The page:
The empty pit that Ground Zero has become remains a place of crumbling cement and weeds clinging to ledges and crannies as squabbles about priorities for the site remain unsettled. Politicians have tried to put a brave face on the absence of progress. Most significant has been the hold-up in construction of the signature 1,776ft Freedom Tower. It has been delayed by disputes among architects and a recent re-drafting of its blueprint to make it less vulnerable to future attacks.
The problems were acknowledged for the first time last week by New York's mayor, Michael Bloomberg. Although another $10bn (£5.4bn) would be spent on construction at Ground Zero in the next six months, more might be necessary. "Given the magnitude of the project, the progress probably wasn't adequate," he said.
While all sides seem to have settled on the Freedom Tower design and where it will rise from, a new and highly emotional dispute has opened over plans for a cultural centre at Ground Zero that will incorporate the International Freedom Center museum and an art gallery, called the Drawing Center.
Some families of victims of the 9/11 attacks have launched a campaign to have the Drawing Center excluded, claiming that it plans to show artwork not directly related to the terror attacks. Officials of the Drawing Center have said they will offer exhibits showing other great moments of sacrifice and loss in American history. Some of families complain that such exhibits are inappropriate and would detract from the main reason to visit to site to ponder 9/11 and those who died there.
Debra Burlingame, whose husband was a pilot on the plane that struck the Pentagon, has formed a group called "Take Back the Memorial". She and some supporters have voiced suspicions that some exhibits in the Center could be "un-American". The visiting public would "come to see 9/11", she wrote in The Wall Street Journal, but instead "will be given a high-tech, multimedia tutorial about man's inhumanity to man, from Native American genocide to the lynchings and cross-burnings of the Jim Crow South, from the Third Reich's Final Solution to the Soviet gulags and beyond." Frustrated New York officials were forced last week to bring in a mediator.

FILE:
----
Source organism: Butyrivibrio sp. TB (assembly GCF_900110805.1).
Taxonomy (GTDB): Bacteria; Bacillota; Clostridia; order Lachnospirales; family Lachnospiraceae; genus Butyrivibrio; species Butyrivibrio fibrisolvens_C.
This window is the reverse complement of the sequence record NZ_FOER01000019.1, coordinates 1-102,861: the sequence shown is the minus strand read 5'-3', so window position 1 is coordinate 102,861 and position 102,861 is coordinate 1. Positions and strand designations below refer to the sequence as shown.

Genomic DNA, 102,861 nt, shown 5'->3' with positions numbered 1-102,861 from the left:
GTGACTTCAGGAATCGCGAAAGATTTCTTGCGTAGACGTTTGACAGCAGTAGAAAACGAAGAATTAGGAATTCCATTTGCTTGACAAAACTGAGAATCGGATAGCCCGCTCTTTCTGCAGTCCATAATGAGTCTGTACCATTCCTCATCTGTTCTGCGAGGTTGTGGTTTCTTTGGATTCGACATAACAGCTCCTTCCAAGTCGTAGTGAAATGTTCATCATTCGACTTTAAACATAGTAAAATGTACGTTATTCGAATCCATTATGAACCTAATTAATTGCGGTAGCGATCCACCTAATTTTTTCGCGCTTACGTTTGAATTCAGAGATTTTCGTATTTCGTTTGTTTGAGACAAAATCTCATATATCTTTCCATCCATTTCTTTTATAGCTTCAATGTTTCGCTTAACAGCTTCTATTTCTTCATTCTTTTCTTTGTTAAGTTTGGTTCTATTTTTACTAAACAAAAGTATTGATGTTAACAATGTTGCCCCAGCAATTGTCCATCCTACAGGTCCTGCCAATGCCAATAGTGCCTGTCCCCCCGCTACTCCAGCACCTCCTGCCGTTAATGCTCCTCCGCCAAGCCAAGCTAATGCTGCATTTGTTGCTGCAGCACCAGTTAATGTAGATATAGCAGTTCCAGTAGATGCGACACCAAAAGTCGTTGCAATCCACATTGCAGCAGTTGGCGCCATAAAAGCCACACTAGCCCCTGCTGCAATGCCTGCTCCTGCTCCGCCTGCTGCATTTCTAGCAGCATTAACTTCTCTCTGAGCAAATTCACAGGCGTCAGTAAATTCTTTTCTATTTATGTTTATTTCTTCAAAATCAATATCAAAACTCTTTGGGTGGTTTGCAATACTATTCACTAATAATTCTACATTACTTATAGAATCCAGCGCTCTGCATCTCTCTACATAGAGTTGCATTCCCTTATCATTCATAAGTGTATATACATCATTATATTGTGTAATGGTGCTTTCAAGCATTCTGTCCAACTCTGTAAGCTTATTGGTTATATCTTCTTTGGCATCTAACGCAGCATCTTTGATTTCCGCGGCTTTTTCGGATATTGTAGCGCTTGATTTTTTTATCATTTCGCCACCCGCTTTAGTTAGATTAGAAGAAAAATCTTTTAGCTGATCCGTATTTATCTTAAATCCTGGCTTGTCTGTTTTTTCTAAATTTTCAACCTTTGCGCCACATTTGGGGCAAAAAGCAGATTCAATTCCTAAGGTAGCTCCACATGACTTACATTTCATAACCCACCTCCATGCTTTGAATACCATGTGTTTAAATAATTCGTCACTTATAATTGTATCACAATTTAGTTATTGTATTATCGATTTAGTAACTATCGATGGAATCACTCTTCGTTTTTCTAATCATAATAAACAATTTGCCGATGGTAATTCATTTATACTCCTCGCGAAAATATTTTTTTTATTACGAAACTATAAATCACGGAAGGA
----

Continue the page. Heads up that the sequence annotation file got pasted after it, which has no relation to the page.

With moments of silence planned for this morning to coincide with the times that the two planes struck the Twin Towers, the controversies will be put aside at least for the day. Inevitably, today's 9/11 anniversary will be partially eclipsed by Katrina, a drama that is still unfolding over a far larger area.
The interweaving of America's dual tragedies has already begun. President George Bush will start today marking the anniversary in Washington before flying for a third time to visit the devastationin the Mississippi delta. In recent days he has deliberately harnessed the two events, evoking America's courage after the terror attacks as a means of reassuring the hurricane victims.
Emotional closure is still absent for so many who either have not been able to bury any identified remains of their lost ones, some incinerated by the impact of the two airliners on the towers, or remain in the dark as to exactly what befell them at the World Trade Center or in the Pentagon.
Relatives and friends of the New York fireman colleagues used to call " Biscuit" his real name was Gerald Baptiste found their peace only last Wednesday, when remains that had last been identified were brought for a funeral service at St Patrick's cathedral in Manhattan.
An opinion poll released last week by the Zogby organisation showed 69 per cent still say they think about the 9/11 terror attacks at least once a week. "It is clear from the results that the American public has been deeply emotionally affected by the events of September 11 ... Regardless of income, race, gender, or location," said John Zogby.
"Americans remember the fears and uncertainty and confusion of that terrible morning. But above all, we remember the resolve of our nation to defend our freedom, rebuild a wounded city, and care for our neighbours in need"
President Bush yesterday
"We are living that part of history. We learn from the past"
Ailyn Alonso, of Marymand, at the site where one of the hijacked planes hit the Pentagon
"It's the only way to recapture the worst day in the history of our city and the best day in the history of our city"
Former mayor Rudolph Giuliani on Friday
"My dad always used to say, 'Get over it, get on with it. Stop crying.' I can't bring him back. He would kill me if I didn't get on with my life"
Erica Basnicki, from Toronto, who lost her father in the attacks